Many years ago, I remember W. Edwards Deming questioning the obsession businesses had with speed. I thought it was strange coming from the man who worked so closely with Toyota – the company that invented lean. Wasn’t one of the main objectives of the Toyota Production System to reduce cycle times and make processes run faster?
I’ve thought about Deming’s question for many years and, after working with a variety of production and improvement systems, I finally came to the conclusion that Deming may have been referring to the idea that rhythm between processes is more critical than the speed of individual processes.
Rhythm vs. Speed
Companies put a lot of effort and focus on the speed and efficiency of processes. People are measured and rewarded on their ability to speed up the processes with which they work. As a result of this focus, we often end up with a completely unsynchronized production or service system, thereby increasing inventory and costs, and in most cases, slowing down the company, as a whole.
I have seen many instances where people pushed as much output as possible to the next step in the process in order to meet goals – even when the next step was not ready or able to handle the extra work. As a result, teamwork breaks down, finger-pointing increases, WIP inventory increases, and quality decreases. A common response to the buildup of WIP in the system includes measures to attack the symptoms (e.g., the increased inventory), rather than the causes (lack of synchronization and poorly focused goals).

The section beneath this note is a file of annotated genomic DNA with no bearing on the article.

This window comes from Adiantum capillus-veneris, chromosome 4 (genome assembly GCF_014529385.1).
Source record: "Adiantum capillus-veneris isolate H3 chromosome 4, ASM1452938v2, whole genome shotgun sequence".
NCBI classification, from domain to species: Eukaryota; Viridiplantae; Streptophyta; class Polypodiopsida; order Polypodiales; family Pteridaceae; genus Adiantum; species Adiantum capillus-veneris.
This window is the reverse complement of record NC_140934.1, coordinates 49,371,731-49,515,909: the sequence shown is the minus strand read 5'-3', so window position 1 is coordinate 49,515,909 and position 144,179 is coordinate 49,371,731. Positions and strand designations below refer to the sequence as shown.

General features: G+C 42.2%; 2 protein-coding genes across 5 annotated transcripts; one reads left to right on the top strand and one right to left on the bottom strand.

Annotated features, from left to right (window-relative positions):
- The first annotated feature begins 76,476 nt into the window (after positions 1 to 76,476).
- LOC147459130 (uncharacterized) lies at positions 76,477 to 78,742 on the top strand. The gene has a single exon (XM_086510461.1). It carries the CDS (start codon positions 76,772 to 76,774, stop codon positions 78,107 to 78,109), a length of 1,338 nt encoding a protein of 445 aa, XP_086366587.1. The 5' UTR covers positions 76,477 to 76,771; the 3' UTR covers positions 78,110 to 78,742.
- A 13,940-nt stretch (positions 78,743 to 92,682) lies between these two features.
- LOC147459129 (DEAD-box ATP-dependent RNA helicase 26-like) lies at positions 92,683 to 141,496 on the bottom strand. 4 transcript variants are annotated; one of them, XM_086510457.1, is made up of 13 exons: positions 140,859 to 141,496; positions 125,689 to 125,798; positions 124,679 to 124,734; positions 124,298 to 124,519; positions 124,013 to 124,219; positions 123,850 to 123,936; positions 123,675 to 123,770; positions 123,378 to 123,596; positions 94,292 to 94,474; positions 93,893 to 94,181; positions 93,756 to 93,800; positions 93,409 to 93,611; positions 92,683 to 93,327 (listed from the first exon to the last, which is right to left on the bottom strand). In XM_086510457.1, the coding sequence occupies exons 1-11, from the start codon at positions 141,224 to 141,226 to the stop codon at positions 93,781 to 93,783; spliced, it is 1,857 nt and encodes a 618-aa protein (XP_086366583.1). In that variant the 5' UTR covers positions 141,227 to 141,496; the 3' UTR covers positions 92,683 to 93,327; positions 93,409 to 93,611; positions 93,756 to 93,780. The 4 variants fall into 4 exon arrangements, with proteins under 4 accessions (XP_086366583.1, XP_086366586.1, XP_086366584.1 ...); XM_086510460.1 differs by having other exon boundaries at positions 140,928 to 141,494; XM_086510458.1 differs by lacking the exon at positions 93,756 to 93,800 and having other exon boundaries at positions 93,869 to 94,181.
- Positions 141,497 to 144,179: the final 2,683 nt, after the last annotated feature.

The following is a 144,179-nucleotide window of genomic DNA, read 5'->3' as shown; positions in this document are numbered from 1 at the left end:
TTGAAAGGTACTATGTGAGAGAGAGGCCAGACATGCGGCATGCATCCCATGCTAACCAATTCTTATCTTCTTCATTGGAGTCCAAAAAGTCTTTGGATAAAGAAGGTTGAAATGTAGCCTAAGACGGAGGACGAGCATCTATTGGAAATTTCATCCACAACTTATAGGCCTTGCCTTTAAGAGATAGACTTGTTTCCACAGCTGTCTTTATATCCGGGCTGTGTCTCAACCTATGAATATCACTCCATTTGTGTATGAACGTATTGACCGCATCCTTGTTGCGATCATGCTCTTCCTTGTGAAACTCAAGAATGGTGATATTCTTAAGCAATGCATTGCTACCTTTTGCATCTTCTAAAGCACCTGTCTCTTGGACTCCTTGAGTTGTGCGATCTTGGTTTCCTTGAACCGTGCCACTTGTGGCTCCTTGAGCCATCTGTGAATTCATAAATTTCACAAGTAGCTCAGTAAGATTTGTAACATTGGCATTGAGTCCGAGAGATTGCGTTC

There is an optimal speed at which a process should operate in order to meet objectives (i.e., its takt time). Achieving and sustaining takt time requires that every step in the process operate in rhythm with each other. Any individual step in the process that produces in excess of takt time has a negative effect on the overall system, which is often as destructive as producing too slowly. Whether the operation provides a product or service, the key is synchronization at the optimal pace. Even ignoring the internal cost and cultural problems associated with a lack of synchronization, one has to question the practice of producing faster than customers want.
Although I’ll never know, it could be that Deming was referring to the idea that synchronization of processes – and meeting takt time – is far better than increasing the speed of any individual process. He may have been trying to teach the concept that, without a focus on rhythm, speed means nothing.